Cristo Redentor (Christ the Redeemer) is the Brazilian name of the world famous Art Deco statue overlooking the city of Rio de Janeiro from the peak of mount Corcovado. Like no other of Rio's many scenic attractions and excentric landmarks, the statue has come to represent the cultural identity of Rio de Janeiro, and also of Brazil. Two million tourists visit the Cristo Redentor year, awed by the breathtaking view from the platform by foot of the statue, 2100 feet (700 metres) above sea level. All the wonders of the Marvelous City, as Rio is called by its inhabitants, can be contemplated within a single 360 sweep: The Sugar Loaf, the sand and surf of Copacabana and Ipanema and the Lagoa Rodrigo de Freitas Lagoon, the dense forests of the Serra da Tijuca Mountains, the Maracanã Stadium, Central Rio and the majestic Bay of Guanabara.
The timeless scenery of the Cristo Redentor has been celebrated in countless songs and poems ("Corcovado"und "Samba do Avião", by Joao Gilberto and Antonio Carlos Jobim, to just name a few). Small wonder that the symbol of the marvelous city now also holds the title of one of the New Seven Wonders of the World, established in an internet poll initiated by the swiss based New7Wonders Foundation/New Open World Corporation (NOWC) in 2007, side by side with the Great Wall of China, the Taj Mahal, the Machu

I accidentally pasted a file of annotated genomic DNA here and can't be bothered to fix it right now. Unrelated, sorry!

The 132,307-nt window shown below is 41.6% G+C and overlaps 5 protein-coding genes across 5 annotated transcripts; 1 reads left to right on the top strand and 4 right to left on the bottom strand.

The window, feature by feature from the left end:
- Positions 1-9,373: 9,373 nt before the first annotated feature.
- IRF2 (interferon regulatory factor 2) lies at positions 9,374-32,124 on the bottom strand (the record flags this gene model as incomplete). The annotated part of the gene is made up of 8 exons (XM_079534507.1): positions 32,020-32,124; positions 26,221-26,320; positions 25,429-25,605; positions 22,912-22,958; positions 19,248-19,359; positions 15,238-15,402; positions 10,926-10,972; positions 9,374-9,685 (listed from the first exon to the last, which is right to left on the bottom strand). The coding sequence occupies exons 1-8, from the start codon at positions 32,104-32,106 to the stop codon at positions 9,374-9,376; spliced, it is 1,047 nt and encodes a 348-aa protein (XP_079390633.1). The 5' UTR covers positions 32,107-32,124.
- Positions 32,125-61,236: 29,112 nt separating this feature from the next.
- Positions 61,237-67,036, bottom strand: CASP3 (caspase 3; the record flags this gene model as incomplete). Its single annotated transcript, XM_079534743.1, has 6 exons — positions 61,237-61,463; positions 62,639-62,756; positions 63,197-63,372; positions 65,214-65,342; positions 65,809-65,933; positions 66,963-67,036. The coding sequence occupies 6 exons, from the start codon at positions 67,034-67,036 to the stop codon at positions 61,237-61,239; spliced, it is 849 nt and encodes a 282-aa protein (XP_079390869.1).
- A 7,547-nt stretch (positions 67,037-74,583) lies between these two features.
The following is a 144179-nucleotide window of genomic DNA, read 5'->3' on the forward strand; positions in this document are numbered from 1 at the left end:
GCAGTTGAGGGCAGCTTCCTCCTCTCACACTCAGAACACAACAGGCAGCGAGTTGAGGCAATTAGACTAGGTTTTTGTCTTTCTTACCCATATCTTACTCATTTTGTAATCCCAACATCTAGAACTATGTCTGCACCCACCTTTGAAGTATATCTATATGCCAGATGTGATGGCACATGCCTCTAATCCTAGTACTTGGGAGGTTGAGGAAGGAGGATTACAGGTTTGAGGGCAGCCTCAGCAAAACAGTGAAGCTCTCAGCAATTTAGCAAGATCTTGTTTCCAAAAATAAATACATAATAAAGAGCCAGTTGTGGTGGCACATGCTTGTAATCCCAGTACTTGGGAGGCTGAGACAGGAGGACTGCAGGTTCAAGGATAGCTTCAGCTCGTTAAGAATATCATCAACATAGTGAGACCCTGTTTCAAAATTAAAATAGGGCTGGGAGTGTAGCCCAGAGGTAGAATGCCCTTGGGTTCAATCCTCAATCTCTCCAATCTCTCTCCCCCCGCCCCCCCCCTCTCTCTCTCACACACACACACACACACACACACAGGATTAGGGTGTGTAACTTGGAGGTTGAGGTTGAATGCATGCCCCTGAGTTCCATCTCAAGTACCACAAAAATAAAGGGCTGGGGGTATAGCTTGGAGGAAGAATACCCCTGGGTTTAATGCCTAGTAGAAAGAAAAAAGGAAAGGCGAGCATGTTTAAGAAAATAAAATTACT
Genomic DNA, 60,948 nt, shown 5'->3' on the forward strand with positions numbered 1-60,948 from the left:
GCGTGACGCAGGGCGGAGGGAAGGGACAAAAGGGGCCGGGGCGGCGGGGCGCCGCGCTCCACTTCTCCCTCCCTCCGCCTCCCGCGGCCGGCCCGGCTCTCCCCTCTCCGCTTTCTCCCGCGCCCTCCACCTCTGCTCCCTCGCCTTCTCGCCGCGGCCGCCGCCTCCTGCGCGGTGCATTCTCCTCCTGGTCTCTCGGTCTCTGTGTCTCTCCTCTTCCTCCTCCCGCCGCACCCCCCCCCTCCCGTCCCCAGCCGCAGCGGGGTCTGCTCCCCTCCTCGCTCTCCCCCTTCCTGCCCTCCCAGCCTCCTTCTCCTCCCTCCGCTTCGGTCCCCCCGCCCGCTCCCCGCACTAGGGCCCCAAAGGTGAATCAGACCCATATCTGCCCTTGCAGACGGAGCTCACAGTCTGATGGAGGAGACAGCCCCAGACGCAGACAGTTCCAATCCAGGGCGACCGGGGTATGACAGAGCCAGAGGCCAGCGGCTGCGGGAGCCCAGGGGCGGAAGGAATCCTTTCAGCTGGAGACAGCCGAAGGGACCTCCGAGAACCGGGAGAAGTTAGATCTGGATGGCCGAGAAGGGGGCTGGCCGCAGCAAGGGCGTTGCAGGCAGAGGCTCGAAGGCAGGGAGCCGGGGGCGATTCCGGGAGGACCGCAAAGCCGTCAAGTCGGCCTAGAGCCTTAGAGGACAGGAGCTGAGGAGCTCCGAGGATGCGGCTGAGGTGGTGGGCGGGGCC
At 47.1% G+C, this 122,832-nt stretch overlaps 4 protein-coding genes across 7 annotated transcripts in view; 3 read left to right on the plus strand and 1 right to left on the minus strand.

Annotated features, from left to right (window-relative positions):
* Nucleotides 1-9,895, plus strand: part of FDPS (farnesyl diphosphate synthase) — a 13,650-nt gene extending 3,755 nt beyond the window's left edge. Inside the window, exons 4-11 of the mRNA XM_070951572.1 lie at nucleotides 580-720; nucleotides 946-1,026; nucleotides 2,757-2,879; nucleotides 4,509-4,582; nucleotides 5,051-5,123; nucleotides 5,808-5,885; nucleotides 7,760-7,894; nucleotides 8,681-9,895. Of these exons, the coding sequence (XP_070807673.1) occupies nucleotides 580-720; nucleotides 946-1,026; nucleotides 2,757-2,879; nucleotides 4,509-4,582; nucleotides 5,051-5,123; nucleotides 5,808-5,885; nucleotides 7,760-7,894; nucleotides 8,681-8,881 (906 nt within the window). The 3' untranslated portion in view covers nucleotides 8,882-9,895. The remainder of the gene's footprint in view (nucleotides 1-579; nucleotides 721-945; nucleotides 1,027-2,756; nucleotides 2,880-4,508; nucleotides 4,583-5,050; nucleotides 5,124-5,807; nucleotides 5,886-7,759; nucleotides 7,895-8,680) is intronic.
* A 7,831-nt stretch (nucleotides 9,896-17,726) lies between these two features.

Picchu, the Colosseum, the stone city of Petra, Jordan and the mayan
pyramids of Chichen Itza, Of these epic monuments, only the Cristo Redentor was built in the 20th century.
Plans to build a statue on Mount Corcovado took shape in 1921, during the preparations for Brazil's 100th independance day. Financing and construction of the 30 metre high structure, weighing 1145 tons and measuring 28 metres from one fingertip to the other, took more than 10 years. The statue can be reached by cogwheel trains departing from Cosme Velho district at the foot of Mount Corcovado, in a 20 minute ride through dense tropical vegetation with occasional glimpses of the City from various unusual angles, or simply by taking a cab. Since the installation of escalators in 2003, climbing the 200 remaining stairs to the viewing platform is no longer a must.